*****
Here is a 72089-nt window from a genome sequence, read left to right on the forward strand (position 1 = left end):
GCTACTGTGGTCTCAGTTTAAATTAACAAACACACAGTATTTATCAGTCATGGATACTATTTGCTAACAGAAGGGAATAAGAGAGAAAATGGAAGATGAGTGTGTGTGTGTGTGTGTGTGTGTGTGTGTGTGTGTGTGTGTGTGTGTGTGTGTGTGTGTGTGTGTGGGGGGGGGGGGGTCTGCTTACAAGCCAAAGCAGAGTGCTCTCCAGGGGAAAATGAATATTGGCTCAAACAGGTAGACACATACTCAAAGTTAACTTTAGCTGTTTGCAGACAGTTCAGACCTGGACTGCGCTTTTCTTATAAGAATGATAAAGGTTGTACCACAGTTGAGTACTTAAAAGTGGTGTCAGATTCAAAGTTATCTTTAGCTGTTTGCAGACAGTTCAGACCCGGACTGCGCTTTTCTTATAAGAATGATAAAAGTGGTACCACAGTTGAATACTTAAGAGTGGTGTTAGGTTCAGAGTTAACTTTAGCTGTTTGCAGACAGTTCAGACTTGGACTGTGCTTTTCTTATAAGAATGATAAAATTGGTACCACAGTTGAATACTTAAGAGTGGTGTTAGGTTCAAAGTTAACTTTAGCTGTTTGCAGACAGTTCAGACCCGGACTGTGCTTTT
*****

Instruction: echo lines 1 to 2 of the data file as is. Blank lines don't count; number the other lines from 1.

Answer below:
Here is a 72089-nt window from a genome sequence, read left to right on the forward strand (position 1 = left end):
GCTACTGTGGTCTCAGTTTAAATTAACAAACACACAGTATTTATCAGTCATGGATACTATTTGCTAACAGAAGGGAATAAGAGAGAAAATGGAAGATGAGTGTGTGTGTGTGTGTGTGTGTGTGTGTGTGTGTGTGTGTGTGTGTGTGTGTGTGTGTGTGTGTGTGGGGGGGGGGGGGTCTGCTTACAAGCCAAAGCAGAGTGCTCTCCAGGGGAAAATGAATATTGGCTCAAACAGGTAGACACATACTCAAAGTTAACTTTAGCTGTTTGCAGACAGTTCAGACCTGGACTGCGCTTTTCTTATAAGAATGATAAAGGTTGTACCACAGTTGAGTACTTAAAAGTGGTGTCAGATTCAAAGTTATCTTTAGCTGTTTGCAGACAGTTCAGACCCGGACTGCGCTTTTCTTATAAGAATGATAAAAGTGGTACCACAGTTGAATACTTAAGAGTGGTGTTAGGTTCAGAGTTAACTTTAGCTGTTTGCAGACAGTTCAGACTTGGACTGTGCTTTTCTTATAAGAATGATAAAATTGGTACCACAGTTGAATACTTAAGAGTGGTGTTAGGTTCAAAGTTAACTTTAGCTGTTTGCAGACAGTTCAGACCCGGACTGTGCTTTT